Where are EU going with that Teams antitrust probe? Microsoft wants a word
Software behemoth reportedly wants a chat with the regulators – on the other side of the pond this time
Updated Microsoft, already under the European Union's microscope for its $69 billion bid for game maker Activision Blizzard, reportedly wants to talk to regulators there to try to see off legal action against Teams based on an antitrust complaint levied two years ago by rival Slack.
Slack, the workspace messaging app now owned by Salesforce, filed a complaint with the European Union in 2020 accusing Microsoft of illegally bundling the Teams chat and video collaboration platform with the Office suite.
Given how ubiquitous Office is in the enterprise space, bundling Teams would give Microsoft an unfair advantage in the booming collaboration space, according to Slack, echoing similar complaints lodged against the giant software maker over the past three decades.
Citing unnamed sources close to the issue, Reuters reported that Microsoft officials hope to resolve the EU's antitrust concerns before a formal investigation is launched and that the company has offered a list of initial concessions.
The Register has asked Microsoft for comment and will update this story if the company responds.
The global collaboration space is expanding rapidly as companies address the needs of a highly distributed workforce that has come out of the COVID-19 pandemic. Companies like Microsoft – which introduced Teams in 2017 – Zoom, and Cisco saw the number of users and revenue skyrocket in 2020 and 2021 as enterprises sent workers home in hopes of slowing the virus' spread.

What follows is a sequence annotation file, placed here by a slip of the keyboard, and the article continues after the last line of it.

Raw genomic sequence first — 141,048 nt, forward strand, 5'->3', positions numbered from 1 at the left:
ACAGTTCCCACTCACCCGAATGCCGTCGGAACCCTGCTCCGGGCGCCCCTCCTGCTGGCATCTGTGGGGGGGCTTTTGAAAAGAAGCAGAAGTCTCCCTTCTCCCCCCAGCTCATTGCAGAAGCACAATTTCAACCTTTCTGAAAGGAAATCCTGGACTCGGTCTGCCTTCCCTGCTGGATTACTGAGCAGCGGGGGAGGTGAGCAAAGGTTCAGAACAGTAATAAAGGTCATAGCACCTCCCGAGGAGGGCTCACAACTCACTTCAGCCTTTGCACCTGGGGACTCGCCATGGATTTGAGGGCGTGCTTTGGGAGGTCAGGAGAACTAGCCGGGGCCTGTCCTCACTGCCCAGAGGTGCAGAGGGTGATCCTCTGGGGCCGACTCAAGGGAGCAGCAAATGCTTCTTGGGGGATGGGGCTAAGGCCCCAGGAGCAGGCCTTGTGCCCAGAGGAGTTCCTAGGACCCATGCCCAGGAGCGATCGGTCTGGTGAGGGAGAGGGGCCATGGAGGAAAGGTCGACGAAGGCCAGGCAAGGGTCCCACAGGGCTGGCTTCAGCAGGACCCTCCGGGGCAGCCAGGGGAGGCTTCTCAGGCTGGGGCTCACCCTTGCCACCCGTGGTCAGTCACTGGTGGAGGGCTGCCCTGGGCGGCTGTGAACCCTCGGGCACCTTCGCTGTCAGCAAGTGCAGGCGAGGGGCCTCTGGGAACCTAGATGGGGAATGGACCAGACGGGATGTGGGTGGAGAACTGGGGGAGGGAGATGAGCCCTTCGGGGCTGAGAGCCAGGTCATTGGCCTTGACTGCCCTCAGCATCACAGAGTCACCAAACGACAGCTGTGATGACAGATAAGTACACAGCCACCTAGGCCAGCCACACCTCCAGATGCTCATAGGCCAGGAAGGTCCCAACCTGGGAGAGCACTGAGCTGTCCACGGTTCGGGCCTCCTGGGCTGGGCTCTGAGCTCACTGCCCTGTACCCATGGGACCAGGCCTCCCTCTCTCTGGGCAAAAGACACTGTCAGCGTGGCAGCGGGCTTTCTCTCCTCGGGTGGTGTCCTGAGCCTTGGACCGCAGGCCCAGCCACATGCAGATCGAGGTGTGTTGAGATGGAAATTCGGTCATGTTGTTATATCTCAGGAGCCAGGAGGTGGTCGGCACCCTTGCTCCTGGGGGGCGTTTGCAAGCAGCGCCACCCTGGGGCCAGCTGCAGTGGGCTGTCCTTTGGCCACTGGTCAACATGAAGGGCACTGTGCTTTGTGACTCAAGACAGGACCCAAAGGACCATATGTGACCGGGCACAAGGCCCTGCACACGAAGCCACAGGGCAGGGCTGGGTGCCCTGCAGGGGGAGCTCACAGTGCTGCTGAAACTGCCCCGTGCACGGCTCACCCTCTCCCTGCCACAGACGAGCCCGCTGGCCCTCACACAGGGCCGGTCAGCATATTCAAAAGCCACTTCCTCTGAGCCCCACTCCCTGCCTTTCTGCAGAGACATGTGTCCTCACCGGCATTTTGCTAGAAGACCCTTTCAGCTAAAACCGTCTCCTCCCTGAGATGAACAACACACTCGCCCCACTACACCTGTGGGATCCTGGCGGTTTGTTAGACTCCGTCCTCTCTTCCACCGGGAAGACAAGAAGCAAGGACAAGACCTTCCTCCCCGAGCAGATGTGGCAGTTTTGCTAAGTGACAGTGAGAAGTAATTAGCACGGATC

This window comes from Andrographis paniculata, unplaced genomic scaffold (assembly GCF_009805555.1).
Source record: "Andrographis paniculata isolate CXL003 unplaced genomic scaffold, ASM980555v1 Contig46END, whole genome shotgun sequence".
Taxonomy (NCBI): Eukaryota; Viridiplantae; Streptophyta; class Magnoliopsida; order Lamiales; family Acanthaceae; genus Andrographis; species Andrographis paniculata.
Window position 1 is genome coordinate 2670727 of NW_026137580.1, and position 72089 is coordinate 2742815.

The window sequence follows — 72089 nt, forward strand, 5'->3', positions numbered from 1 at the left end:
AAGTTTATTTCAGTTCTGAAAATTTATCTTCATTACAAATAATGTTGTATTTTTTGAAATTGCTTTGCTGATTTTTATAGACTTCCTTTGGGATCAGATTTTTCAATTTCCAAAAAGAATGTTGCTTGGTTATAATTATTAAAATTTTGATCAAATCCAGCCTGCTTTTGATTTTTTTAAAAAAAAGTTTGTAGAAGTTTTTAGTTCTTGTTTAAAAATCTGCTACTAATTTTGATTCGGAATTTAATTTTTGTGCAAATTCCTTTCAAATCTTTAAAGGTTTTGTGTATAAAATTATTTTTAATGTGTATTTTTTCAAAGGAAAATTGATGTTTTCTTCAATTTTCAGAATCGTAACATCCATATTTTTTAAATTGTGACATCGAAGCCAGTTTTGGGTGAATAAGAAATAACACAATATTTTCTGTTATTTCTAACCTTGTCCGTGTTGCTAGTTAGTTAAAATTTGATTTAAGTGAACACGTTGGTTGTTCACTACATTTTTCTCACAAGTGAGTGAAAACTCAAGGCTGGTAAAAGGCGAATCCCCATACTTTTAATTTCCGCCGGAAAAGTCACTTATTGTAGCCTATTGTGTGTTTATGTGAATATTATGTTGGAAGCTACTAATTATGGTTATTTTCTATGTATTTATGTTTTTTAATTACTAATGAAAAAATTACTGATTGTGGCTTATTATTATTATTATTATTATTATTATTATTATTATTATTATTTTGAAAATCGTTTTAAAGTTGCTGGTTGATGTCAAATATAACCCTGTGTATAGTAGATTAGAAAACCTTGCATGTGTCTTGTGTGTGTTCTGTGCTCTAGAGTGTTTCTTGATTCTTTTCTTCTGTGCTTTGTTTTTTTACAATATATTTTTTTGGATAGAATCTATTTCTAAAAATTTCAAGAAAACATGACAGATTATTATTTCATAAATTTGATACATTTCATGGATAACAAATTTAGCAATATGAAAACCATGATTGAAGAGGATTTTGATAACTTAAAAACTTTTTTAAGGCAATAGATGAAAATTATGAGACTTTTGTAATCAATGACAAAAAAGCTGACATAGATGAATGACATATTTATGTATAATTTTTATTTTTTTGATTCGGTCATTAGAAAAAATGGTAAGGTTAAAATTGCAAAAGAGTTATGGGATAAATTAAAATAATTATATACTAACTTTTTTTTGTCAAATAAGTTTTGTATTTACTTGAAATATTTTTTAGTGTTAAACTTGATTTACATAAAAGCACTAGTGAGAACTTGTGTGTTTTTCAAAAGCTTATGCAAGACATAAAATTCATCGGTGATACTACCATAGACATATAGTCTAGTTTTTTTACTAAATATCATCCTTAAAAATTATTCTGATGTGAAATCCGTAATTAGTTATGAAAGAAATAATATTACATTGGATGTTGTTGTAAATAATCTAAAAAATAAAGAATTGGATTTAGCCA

IDC said revenue in the second quarter for the worldwide unified communications and collaboration (UCC) market jumped year-over-year by 14 percent, to $14.8 billion. Microsoft's Q2 UCC revenue hit $5.7 billion, up 22.7 percent.
Reuters noted that while the pandemic boosted the collaboration businesses of Microsoft and others, Slack was hurt by its lack of a video-conferencing feature.
EU regulators reportedly have taken steps toward what would be a full-blown antitrust investigation. In October 2021, they sent questionnaires to Microsoft rivals asking whether the company's bundling of its products made it more difficult to compete in terms of technology and costs.
Two months ago, they sent out another set of questionnaires about interoperability and bundling.
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Microsoft hopes to ward off a formal investigation through cooperation. The company is no stranger to the European Commission. The company reportedly has paid $2.3 billion in fines over the past decade for cases involving the tying together of products and other business practices.
The EC in November launched an antitrust investigation into Microsoft's bid for Activision Blizzard – which makes such popular games as Call of Duty and World of Warcraft for the vendor's Xbox console – and despite promises to make such games available on rival platforms like Sony's PlayStation and Nintendo's Switch, the US Federal Trade Commission last week sued to block the acquisition.
Microsoft also faces antitrust complaints related to its cloud computing business and for bundling its OneDrive cloud storage service with Windows.
The row over allegedly tying Teams with Office comes as Microsoft prepares a range of new capabilities for Teams, including enabling Outlook users to spin up a Teams chat in the email client. Scheduled for general availability in March 2023, the feature will enable Outlook users to send a message or review a chat without having to open up Teams, according to an entry in the Microsoft 365 Roadmap.
Starting in February 2023, Outlook users will see Teams messages and files shared in Teams conversations in their search results. ®
Updated to add
Microsoft has told The Register it has no comment on the issue.